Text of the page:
If you are trying to select text to create highlights or citations, remember that you must now click or tap on the first word, and then click or tap on the last word.
One moment ...
Default project is now your active project.
Project items

Items saved from this article

This article has been saved
Highlights (0)
Some of your highlights are legacy items.

Highlights saved before July 30, 2012 will not be displayed on their respective source pages.

You can easily re-create the highlights by opening the book page or article, selecting the text, and clicking “Highlight.”

Citations (0)
Some of your citations are legacy items.

Any citation created before July 30, 2012 will labeled as a “Cited page.” New citations will be saved as cited passages, pages or articles.

We also added the ability to view new citations from your projects or the book or article where you created them.

Notes (0)
Bookmarks (0)

You have no saved items from this article

Project items include:
  • Saved book/article
  • Highlights
  • Quotes/citations
  • Notes
  • Bookmarks
Notes
Cite this article

Cited article

Style
Citations are available only to our active members.
Sign up now to cite pages or passages in MLA, APA and Chicago citation styles.

(Einhorn, 1992, p. 25)

(Einhorn 25)

1

1. Lois J. Einhorn, Abraham Lincoln, the Orator: Penetrating the Lincoln Legend (Westport, CT: Greenwood Press, 1992), 25, http://www.questia.com/read/27419298.

Cited article

Targeting Freedom; A Green Power Grab
Settings

Settings

Typeface
Text size Smaller Larger Reset View mode
Search within

Search within this article

Look up

Look up a word

  • Dictionary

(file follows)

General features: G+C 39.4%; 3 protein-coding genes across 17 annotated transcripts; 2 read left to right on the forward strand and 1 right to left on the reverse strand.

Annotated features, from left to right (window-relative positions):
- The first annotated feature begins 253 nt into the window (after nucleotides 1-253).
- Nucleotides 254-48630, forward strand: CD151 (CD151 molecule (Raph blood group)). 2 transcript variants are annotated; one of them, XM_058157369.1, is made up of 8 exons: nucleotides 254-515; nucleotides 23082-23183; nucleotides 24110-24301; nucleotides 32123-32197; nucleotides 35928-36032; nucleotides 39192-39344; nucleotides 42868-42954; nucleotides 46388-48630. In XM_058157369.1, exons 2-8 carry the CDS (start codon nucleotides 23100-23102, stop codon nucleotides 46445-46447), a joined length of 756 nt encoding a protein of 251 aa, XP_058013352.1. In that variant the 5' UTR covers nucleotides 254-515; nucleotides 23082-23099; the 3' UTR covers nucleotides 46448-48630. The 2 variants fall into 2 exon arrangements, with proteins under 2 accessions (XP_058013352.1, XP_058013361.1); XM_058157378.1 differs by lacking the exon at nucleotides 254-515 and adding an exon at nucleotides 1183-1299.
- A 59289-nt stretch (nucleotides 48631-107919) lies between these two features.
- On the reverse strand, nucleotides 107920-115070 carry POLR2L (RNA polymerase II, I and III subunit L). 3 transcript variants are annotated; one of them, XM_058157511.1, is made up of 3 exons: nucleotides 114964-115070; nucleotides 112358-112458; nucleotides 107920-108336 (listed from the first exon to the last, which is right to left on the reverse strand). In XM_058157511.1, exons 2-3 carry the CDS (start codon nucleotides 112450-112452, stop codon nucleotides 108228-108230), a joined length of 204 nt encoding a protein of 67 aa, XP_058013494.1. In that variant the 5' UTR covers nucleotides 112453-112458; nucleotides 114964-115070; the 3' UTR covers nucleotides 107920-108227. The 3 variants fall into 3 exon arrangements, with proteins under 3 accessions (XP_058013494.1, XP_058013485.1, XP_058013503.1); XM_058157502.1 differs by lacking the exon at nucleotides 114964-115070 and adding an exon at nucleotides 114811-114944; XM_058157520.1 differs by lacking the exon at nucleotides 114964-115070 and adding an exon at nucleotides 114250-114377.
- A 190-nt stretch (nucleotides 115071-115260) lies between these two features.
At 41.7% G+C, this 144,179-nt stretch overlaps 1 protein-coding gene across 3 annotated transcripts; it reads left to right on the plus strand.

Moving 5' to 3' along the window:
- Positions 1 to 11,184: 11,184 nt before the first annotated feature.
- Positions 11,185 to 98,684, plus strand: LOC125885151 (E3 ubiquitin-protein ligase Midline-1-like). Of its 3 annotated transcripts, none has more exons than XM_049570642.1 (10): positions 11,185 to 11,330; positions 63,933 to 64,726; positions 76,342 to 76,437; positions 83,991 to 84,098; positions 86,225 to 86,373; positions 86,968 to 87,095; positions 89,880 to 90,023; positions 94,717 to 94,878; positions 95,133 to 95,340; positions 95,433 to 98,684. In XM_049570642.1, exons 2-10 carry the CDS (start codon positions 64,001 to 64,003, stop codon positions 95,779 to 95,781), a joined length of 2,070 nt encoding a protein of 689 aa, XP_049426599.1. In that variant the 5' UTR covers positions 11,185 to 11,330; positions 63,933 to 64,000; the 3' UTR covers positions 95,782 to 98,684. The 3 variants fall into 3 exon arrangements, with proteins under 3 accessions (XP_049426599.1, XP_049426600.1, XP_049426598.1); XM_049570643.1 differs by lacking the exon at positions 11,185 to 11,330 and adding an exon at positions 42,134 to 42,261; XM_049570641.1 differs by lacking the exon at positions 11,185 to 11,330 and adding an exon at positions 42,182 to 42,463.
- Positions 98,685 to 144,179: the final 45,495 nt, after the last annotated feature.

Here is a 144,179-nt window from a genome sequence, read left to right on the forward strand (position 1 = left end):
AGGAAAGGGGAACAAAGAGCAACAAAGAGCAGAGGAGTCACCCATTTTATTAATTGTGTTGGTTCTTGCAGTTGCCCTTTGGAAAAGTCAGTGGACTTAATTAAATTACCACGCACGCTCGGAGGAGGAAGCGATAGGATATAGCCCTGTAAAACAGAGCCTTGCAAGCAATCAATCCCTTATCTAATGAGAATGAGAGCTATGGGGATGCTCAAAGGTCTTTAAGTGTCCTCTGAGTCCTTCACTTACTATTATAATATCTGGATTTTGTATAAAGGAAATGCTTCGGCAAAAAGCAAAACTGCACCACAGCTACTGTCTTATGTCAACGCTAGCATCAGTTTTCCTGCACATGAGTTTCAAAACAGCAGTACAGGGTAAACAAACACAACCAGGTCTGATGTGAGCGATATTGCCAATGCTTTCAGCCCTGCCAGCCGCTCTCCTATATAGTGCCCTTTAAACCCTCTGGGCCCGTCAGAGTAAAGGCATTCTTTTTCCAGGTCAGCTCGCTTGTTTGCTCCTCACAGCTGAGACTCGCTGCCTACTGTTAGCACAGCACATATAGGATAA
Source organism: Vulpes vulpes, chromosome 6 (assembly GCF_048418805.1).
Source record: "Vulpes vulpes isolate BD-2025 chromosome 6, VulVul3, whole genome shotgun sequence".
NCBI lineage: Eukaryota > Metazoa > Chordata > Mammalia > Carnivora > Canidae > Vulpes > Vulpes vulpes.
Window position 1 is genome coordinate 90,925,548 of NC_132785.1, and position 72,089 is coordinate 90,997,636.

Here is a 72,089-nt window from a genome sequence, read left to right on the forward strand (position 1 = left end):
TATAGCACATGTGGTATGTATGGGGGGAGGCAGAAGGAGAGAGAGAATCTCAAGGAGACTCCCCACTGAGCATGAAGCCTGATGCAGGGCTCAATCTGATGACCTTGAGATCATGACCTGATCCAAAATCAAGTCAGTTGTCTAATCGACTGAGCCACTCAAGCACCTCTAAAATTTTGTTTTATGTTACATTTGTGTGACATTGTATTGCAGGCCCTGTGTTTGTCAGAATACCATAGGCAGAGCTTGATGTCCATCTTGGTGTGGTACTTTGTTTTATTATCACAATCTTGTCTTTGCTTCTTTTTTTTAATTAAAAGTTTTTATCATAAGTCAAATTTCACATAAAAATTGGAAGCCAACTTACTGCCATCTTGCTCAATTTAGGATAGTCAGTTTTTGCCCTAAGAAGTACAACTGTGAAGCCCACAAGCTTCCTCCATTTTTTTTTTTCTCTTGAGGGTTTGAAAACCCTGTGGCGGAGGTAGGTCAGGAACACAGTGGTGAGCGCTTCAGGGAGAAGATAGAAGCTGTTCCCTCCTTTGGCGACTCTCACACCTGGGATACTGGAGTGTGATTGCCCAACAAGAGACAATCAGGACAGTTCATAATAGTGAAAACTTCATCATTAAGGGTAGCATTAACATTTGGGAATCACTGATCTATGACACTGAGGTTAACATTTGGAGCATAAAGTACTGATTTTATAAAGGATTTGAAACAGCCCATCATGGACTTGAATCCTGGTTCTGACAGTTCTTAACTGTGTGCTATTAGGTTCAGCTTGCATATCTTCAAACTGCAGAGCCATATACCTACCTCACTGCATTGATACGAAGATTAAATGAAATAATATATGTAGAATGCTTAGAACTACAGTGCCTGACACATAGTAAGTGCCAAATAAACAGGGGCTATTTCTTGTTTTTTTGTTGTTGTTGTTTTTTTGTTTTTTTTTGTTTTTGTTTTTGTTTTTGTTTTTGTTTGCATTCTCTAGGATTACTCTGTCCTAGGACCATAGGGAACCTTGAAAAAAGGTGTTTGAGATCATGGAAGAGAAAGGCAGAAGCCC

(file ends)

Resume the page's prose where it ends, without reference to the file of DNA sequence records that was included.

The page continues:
• Thesaurus
Please submit a word or phrase above.
Print this page

Print this page

Why can't I print more than one page at a time?

Full screen

matching results for page

Cited passage

Style
Citations are available only to our active members.
Sign up now to cite pages or passages in MLA, APA and Chicago citation styles.

"Portraying himself as an honest, ordinary person helped Lincoln identify with his audiences." (Einhorn, 1992, p. 25).

"Portraying himself as an honest, ordinary person helped Lincoln identify with his audiences." (Einhorn 25)

"Portraying himself as an honest, ordinary person helped Lincoln identify with his audiences."1

1. Lois J. Einhorn, Abraham Lincoln, the Orator: Penetrating the Lincoln Legend (Westport, CT: Greenwood Press, 1992), 25, http://www.questia.com/read/27419298.

Cited passage

Welcome to the new Questia Reader

The Questia Reader has been updated to provide you with an even better online reading experience.  It is now 100% Responsive, which means you can read our books and articles on any sized device you wish.  All of your favorite tools like notes, highlights, and citations are still here, but the way you select text has been updated to be easier to use, especially on touchscreen devices.  Here's how:

1. Click or tap the first word you want to select.
2. Click or tap the last word you want to select.

OK, got it!

Thanks for trying Questia!

Please continue trying out our research tools, but please note, full functionality is available only to our active members.

Your work will be lost once you leave this Web page.

For full access in an ad-free environment, sign up now for a FREE, 1-day trial.

Already a member? Log in now.